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Videogames that reason to foster spatial skills

The challenge is to propose approaches which can solve spatial tests used to measure humans’ intelligence. On one side, we can apply these approaches in smart systems (i.e. computer games, robots) so that they can improve their spatial thinking. On the other side, we can use these approaches to help improve humans’ spatial thinking by providing them with useful feedback. I will present and discuss two cases: (1) the cube rotation test  and (2) the paper folding-and-punching test.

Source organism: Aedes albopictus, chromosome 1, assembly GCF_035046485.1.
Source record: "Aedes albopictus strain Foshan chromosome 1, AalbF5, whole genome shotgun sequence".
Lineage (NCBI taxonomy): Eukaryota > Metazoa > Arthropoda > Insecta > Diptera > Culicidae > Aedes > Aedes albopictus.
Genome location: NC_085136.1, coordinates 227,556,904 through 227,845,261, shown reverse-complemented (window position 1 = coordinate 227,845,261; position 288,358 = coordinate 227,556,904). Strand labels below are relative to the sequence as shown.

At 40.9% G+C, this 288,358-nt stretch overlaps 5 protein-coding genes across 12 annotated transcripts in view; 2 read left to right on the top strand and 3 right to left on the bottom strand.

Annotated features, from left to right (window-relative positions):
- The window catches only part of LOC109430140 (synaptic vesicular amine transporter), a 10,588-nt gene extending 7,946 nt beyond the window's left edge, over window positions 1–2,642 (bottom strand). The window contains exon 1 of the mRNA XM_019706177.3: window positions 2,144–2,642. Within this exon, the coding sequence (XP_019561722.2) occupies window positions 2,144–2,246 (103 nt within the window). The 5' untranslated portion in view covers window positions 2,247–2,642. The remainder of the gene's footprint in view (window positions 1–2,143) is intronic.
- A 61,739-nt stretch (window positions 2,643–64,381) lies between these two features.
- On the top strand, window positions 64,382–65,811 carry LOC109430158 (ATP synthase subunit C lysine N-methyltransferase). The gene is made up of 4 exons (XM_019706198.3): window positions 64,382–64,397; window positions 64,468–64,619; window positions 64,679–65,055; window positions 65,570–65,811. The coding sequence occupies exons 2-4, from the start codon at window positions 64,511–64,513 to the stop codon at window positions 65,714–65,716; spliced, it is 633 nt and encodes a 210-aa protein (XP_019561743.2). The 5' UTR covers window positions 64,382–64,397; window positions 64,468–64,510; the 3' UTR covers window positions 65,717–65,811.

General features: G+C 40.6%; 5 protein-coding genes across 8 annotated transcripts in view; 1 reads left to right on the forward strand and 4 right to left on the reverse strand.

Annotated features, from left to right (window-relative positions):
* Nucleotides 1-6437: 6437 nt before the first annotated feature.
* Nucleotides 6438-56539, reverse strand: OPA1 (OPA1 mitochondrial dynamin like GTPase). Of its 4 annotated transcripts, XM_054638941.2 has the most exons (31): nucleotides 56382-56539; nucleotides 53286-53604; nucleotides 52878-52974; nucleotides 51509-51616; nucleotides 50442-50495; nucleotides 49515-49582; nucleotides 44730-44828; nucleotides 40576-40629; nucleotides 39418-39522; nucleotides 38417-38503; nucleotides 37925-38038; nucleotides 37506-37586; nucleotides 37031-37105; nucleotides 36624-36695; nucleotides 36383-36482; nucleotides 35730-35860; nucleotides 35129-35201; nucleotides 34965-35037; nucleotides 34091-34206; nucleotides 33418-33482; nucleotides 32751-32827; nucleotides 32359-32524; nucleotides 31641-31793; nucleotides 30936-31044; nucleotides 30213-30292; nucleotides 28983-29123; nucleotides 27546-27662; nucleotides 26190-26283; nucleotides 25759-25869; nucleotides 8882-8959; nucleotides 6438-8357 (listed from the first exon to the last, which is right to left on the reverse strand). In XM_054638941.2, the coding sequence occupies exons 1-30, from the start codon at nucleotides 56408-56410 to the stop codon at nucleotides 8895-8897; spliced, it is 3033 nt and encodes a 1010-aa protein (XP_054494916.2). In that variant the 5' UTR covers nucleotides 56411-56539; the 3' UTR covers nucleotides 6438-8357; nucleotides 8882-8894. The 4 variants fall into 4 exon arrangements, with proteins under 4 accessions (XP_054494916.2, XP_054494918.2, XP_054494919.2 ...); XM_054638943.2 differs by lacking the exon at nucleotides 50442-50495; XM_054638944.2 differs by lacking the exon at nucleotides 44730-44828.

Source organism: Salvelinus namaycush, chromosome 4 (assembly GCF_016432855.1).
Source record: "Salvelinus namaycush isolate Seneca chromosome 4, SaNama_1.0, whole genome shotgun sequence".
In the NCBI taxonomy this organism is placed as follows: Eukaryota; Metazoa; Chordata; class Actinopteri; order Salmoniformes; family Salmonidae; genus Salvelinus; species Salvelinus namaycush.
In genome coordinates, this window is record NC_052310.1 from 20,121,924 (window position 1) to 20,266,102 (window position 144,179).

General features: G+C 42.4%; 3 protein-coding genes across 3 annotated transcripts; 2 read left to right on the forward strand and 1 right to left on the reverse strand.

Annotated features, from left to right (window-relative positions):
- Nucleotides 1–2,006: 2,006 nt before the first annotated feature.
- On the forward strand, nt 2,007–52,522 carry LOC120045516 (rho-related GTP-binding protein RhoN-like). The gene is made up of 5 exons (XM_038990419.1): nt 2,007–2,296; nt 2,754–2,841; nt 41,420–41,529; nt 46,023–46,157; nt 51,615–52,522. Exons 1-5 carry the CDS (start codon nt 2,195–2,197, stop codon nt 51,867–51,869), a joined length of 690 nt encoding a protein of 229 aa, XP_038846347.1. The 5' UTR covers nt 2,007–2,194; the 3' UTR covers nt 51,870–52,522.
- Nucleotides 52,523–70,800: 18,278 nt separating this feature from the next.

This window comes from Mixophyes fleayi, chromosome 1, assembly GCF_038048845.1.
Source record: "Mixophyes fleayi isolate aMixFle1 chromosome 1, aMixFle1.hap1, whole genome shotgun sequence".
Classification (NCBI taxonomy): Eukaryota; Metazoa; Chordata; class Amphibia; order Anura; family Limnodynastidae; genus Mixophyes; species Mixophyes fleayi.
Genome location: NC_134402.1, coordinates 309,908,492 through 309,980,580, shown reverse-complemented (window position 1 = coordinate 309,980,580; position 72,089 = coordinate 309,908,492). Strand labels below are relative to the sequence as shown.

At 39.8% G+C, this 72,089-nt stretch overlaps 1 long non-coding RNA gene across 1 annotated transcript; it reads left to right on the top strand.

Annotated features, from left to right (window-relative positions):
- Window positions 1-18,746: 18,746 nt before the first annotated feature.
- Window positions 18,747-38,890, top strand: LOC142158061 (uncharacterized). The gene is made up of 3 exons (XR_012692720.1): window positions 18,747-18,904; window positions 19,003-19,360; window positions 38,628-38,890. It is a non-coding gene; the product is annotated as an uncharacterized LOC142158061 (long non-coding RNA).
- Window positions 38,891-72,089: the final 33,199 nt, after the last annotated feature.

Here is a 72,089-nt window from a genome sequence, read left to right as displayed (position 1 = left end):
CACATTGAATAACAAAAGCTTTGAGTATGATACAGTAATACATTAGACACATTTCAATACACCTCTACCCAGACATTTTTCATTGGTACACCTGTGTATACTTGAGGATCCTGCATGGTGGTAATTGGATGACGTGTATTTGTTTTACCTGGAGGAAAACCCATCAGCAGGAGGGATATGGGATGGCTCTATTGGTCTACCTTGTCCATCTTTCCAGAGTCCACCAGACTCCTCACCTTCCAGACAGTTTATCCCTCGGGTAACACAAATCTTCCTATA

Zoe Falomir Llansola: Currently, I am a Ramon-y-Cajal fellow at Universitat Jaume I (UJI), Castellón, Spain. Before that, I have been a postdoc researcher for 7 years at the Spatial Cognition Center, at the University of Bremen, Germany, where I was principal investigator in projects bridging the sensory-semantic gap.I am a doctor engineer in computer science. I got my joint PhD title by UJI, Spain (Dr.) and also by University of Bremen (Dr.-Ing.). I also carried out research transfer to industry at Cognitive Robots SL where I applied results of my PhD thesis to the automation of mosaic assembling and I got the Castellón City Award for Experimental Sciences and Technology for this work. At the moment I am developing reasoning algorithms to solve spatial reasoning challenges and testing them in videogames which can be used to train people's skills. We intend to transfer these applications to education institutions in the near future. My research expertise lies in Qualitative Reasoning, Knowledge Representation techniques, Human-Machine Interaction, Machine Learning, Colour Cognition, Bioinformatics, Geographic Information Systems and Creative and Spatial Problem Solving.